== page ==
Connect with the Author

About the Book

Mind-blowing science fiction and fantasy short stories designed to make you rethink reality and your place in the universe. From first contact to thinking machines, from time-travel to the brutal realities of space travel, each story is finely crafted to set your teeth on edge and to grip your armchair. A policeman decides the fate of mankind when he unholsters his weapon during a first contact with aliens; Harry meets Harry in a time-travel attempt to save his wife; a little boy discovers he can’t lie; Andrew is the last human, a cyborg who must decide to be upgraded to fully artificial, or not. These and other thought-provoking tales await you in Arthur M. Doweyko’s collection of award-winning shorts.

Get it today on Amazon!

Keep reading for an excerpt from Little Snowy Mountains:

Dr. Armstrong Pearl reached down through loose gravel and shoved his hand beneath the fossilized remains of the sauropod’s tenth cervical vertebra. He felt something that shouldn’t be there. Sweat ran down along his temples, seeped into the gullies and rills of his weathered neck, and emptied into his khaki shirt front. His fingers traced the unmistakable outline of a human eye socket.
Each year, Armstrong volunteered a week of his time to a group of local Montana diggers—paleontologists who were in the midst of unearthing segments of a sixty-five million year old sauropod fossil. This year’s Little Snowy Mountains excavation was about to become sensational.
“Whatcha got there, Armstrong?”
He jerked his hand up. “Nothing. Just trying to get under this verterbra, Johansen.”
“Careful you don’t get stuck and make us dig you out.” Johansen chuckled at his remark. “We’re closin’ shop in a few minutes, so wrap things up.”
After the man wandered away, Armstrong reached down again—this time extending his fingers below the nasal bone. The skull could be the find of the century. Hominids weren’t supposed show up until ten million years after the dinosaurs died out. He clawed away some more debris, and winced as his hand wedged between rock and bone. His forefinger reached the smooth edges of an alveolar margin which preceded the upper teeth.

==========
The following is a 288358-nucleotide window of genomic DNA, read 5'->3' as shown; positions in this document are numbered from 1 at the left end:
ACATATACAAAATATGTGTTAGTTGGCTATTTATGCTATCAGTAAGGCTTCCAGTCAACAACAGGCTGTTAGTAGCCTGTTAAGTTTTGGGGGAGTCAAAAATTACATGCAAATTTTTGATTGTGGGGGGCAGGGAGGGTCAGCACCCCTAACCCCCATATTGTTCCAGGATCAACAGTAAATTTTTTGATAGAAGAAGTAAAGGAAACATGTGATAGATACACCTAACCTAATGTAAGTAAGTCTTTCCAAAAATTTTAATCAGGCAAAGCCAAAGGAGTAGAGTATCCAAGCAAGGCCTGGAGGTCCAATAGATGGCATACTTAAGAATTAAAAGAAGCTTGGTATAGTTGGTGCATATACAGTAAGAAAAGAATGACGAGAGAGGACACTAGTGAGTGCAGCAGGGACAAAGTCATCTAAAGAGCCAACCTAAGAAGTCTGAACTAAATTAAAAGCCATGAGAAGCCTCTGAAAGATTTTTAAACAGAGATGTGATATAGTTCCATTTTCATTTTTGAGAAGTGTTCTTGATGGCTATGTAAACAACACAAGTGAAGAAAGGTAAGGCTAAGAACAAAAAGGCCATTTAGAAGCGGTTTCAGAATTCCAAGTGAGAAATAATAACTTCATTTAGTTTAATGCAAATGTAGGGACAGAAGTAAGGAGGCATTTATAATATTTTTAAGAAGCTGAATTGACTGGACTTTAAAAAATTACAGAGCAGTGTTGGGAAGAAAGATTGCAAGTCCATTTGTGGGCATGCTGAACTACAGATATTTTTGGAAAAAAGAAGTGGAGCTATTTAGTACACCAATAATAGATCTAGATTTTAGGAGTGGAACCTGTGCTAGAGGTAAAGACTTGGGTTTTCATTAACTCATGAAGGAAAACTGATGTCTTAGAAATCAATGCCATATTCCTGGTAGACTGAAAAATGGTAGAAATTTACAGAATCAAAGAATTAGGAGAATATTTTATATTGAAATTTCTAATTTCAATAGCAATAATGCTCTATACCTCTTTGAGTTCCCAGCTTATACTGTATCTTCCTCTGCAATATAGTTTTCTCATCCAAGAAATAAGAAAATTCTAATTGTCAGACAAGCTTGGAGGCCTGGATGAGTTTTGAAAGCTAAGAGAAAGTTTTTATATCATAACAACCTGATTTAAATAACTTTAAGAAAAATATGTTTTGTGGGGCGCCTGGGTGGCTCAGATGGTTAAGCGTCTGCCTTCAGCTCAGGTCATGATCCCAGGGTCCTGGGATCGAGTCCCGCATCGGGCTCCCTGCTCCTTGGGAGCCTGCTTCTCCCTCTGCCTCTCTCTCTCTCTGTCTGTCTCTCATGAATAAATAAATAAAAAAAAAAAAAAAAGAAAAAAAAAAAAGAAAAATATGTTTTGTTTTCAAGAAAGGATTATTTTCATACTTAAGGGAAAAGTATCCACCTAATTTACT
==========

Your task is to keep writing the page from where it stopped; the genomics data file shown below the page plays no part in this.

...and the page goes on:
Johansen had gathered the rest of the group, and called out to him. With one last thrust Armstrong’s fingertip curled around a tooth, loosening it. Gravel sifted back into the hole as he pulled his arm out. He held the specimen up for a closer look. The dying light brought out the tooth’s details, and suddenly, the evening air turned icy cold. He held a human canine, and it sported a ceramic crown.
* * *
“Dr. Pearl, aren’t you off this week?”
“Hi, Sasha. Just a few things to straighten out before I head back out to the dig. How’s business?”
“The crew has things under control. By the way, happy birthday.”
Sixty years was nothing to be happy about.
“Right. See you in a few days.”
Armstrong founded the Pearl’s Pearls dental clinic in Billings a few years before. In the hallway, he held up an x-ray slide to a ceiling fixture, and the blood drained from his face.
“Everything okay?”
Armstrong threw a curt nod to one of his dental associates, Nolan, who had just walked into the building. He hurried out without saying a word. It wasn’t until he angled into his Hummer that he drew enough courage to inspect the slide again. The ceramic cap wasn’t unique, but the same could not be said of the root canal, which contained two lengths of fine wire. Armstrong’s tongue wandered over the inner surface of his uppers. He knew of only one case where a fine wire probe was broken twice—and that was his own canine. He rolled down his window for some air.

Chameleon in a Mirror: A Time Travel Novel by Ruth Nestvold

Meeting Aphra Behn is Billie's wish come true -- and now she's trapped in the 17th century!


Get it today on Amazon!

Thursday, August 24, 2017

Reader Interview: Find Out What Lorie Thinks of My Writing! | Renee Scattergood

Originally posted by Renee Scattergood:



First, I’d like to thank Lorie for taking the time to take my reader interview. I’m always grateful for feedback and I love getting to talk with my readers. If you’d like to take the interview, you’ll find the form here. All I ask is that you’ve at least read one of my books. I mean you can’t tell me what you’ve thought of my writing if you’ve never read anything I wrote. But, you can always download my book, Shadow Stalker Part 1 (Episodes 1 – 6) free.